Subject: slope

Susan

algebra I (6-9)

I am a secondary school teacher. My students and I would like to know why the letters m and b are traditionally used to stand for slope and Y-intercept in the standard form of an equation. Was this an arbitrary choice? Who made it? Are the letters from Greek ot Latin words?

Thanks

Hi Susan

We received the same question from Julie a while ago and I had to reply that I didn't know. That is still my answer but now at least I can give a reference to the fact that some other people who have wondered about this question don't know the answer either. There is a list compiled by Jeff Miller called the "Earliest Uses of Various Mathematical Symbols". The URL is http://members.aol.com/jeff570/mathsym.html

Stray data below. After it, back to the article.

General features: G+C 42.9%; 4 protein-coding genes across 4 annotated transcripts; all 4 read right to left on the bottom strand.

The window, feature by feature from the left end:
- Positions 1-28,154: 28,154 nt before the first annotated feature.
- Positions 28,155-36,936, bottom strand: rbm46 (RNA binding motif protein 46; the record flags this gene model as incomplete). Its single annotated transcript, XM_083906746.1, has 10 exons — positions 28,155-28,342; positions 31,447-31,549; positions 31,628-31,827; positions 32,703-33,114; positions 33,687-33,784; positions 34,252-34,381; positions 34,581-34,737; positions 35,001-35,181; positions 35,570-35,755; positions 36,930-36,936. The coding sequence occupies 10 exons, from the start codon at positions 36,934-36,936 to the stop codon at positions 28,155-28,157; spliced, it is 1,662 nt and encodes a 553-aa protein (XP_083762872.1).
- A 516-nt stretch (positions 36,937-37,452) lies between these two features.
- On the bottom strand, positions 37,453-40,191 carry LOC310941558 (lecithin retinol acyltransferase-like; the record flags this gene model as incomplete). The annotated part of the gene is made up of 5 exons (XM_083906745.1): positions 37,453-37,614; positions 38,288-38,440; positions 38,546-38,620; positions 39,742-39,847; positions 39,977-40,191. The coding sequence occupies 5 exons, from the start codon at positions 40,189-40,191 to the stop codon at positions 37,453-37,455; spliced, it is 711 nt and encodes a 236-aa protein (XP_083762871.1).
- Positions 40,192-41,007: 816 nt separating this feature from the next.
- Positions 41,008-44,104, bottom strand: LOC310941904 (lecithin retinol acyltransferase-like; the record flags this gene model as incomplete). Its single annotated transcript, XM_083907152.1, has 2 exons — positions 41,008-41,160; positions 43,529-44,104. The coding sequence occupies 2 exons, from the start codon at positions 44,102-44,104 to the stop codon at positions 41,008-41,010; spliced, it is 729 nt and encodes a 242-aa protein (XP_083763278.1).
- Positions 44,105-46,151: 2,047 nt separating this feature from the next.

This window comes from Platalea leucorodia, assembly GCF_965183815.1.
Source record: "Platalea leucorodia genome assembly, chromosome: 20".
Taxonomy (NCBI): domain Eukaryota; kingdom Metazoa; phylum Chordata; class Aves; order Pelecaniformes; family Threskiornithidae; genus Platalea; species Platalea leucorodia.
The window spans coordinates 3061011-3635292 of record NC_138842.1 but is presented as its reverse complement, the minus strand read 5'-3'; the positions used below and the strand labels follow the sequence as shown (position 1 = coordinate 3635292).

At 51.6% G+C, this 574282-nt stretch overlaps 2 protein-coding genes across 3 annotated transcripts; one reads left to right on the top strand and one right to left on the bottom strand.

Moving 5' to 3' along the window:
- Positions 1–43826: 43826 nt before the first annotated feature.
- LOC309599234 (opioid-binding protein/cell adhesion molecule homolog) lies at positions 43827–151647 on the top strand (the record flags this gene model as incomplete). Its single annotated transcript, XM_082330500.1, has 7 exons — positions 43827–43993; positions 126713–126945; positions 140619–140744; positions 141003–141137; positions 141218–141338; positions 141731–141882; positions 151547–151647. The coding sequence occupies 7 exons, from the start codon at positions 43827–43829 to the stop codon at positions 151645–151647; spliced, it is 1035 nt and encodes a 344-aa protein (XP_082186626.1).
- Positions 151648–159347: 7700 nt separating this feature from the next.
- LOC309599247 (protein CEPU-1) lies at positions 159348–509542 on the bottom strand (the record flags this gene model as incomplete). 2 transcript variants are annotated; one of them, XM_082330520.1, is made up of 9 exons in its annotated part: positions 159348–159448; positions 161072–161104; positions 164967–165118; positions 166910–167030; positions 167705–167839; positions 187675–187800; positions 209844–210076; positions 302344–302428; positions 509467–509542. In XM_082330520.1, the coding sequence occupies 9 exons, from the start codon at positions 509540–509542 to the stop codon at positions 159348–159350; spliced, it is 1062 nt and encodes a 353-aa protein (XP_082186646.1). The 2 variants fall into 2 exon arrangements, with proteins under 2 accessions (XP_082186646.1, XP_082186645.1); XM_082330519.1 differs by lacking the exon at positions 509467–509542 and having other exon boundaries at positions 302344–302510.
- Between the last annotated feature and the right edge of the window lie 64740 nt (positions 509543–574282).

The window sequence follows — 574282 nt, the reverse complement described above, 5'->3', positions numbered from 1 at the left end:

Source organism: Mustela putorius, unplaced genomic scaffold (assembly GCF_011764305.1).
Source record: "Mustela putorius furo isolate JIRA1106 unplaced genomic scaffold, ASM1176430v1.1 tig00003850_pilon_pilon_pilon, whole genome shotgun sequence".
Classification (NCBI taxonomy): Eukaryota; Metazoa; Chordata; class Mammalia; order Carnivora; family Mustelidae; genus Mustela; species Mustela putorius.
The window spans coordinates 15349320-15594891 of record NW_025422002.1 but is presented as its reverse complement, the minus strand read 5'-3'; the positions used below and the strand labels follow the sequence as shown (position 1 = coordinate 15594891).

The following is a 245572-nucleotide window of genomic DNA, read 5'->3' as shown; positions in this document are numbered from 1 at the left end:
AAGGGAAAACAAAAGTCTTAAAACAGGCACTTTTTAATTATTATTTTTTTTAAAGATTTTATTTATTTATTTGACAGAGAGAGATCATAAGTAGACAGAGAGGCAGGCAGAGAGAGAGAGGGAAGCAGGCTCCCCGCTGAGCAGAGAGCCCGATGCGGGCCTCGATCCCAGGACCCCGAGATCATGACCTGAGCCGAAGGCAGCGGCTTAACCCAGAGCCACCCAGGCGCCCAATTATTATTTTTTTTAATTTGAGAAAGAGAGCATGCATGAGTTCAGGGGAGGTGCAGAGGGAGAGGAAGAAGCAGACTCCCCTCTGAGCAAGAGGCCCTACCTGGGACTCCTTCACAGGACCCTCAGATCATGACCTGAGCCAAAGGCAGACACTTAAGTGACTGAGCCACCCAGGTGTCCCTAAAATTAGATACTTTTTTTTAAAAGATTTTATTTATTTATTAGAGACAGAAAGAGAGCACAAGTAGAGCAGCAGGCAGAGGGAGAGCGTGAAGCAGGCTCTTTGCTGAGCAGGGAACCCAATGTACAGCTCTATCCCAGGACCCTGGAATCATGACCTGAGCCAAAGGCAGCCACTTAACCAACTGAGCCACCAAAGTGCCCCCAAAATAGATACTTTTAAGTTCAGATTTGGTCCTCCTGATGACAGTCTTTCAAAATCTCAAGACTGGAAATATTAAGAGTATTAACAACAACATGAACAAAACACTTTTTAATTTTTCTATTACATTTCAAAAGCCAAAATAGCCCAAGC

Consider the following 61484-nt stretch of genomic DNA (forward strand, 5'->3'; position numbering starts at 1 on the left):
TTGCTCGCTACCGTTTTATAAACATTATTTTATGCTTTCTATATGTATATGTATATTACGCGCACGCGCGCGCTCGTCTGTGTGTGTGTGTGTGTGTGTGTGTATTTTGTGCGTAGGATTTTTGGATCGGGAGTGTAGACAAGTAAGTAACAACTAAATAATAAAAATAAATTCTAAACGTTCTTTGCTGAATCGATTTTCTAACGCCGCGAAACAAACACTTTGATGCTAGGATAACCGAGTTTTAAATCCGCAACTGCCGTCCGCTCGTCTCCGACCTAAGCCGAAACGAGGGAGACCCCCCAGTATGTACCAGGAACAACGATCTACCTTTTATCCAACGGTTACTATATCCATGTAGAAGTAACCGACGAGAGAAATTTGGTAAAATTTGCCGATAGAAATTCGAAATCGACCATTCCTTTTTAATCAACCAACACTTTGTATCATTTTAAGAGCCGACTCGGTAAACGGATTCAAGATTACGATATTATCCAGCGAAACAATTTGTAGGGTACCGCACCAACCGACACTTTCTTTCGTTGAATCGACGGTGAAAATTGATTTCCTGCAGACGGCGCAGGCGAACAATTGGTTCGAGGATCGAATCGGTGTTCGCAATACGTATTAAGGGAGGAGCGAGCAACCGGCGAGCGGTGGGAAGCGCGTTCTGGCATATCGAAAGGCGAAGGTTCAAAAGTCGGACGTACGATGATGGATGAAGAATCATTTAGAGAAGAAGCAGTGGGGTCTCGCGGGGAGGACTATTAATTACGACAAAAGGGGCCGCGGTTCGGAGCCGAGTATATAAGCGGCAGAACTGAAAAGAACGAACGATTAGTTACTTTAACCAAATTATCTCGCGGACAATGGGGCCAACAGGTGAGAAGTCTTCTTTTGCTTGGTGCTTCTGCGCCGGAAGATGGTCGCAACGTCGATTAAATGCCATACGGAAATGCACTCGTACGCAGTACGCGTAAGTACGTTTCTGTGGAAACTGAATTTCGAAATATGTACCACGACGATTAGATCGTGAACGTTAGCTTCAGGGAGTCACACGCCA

In this list under "m" is the entry:

 m FOR SLOPE. I do not have the first use of m for slope. In a message to the math history mailing list in January, Dave Cohen of UCLA offered a use in the 1855 edition of Todhunter's Treatise on Plane Co-Ordinate Geometry (Cambridge: Macmillan & Co., 1855). Todhunter uses m to denote the tangent of the angle of inclination of a line and he writes the slope-intercept equation of the line as y = mx + c. A message posted in sci.math stated that V. Frederick Rickey had found a use of m in the 1820s. (I have asked Dr. Rickey for more information.) It is not known why the letter m was chosen for slope; the choice may have been arbitrary. John Conway has suggested m stands for "modulus of slope." One high school algebra textbook says the reason for m is unknown, but remarks that it is interesting that the French word for "to climb" is monter. Several experts believe there is no connection here; Descartes, who was French, did not use m.
Cheers,
Harley

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